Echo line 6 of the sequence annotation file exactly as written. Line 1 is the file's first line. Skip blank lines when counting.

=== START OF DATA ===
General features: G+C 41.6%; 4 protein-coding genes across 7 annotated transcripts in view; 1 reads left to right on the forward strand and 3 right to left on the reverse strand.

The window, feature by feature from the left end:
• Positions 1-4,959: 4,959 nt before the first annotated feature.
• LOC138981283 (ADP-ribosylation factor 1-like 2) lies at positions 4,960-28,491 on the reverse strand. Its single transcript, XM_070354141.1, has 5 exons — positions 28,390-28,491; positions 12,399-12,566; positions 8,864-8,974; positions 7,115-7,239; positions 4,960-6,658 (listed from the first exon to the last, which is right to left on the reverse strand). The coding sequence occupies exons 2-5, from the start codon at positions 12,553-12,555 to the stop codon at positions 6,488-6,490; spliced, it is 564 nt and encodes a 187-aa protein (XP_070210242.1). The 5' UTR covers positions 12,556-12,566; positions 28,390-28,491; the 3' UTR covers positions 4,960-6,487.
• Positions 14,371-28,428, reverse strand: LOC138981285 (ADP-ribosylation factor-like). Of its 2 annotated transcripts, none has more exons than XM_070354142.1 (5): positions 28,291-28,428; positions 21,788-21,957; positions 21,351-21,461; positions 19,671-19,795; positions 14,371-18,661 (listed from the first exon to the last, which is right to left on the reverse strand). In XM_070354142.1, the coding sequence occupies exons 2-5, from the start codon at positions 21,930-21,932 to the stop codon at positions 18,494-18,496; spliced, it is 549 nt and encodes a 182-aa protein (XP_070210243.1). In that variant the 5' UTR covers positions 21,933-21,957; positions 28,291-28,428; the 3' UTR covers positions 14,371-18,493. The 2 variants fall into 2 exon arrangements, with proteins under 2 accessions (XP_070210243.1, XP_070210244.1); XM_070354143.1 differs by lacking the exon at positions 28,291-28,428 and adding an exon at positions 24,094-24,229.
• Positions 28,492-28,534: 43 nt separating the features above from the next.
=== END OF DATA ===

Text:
• Positions 28,492-28,534: 43 nt separating the features above from the next.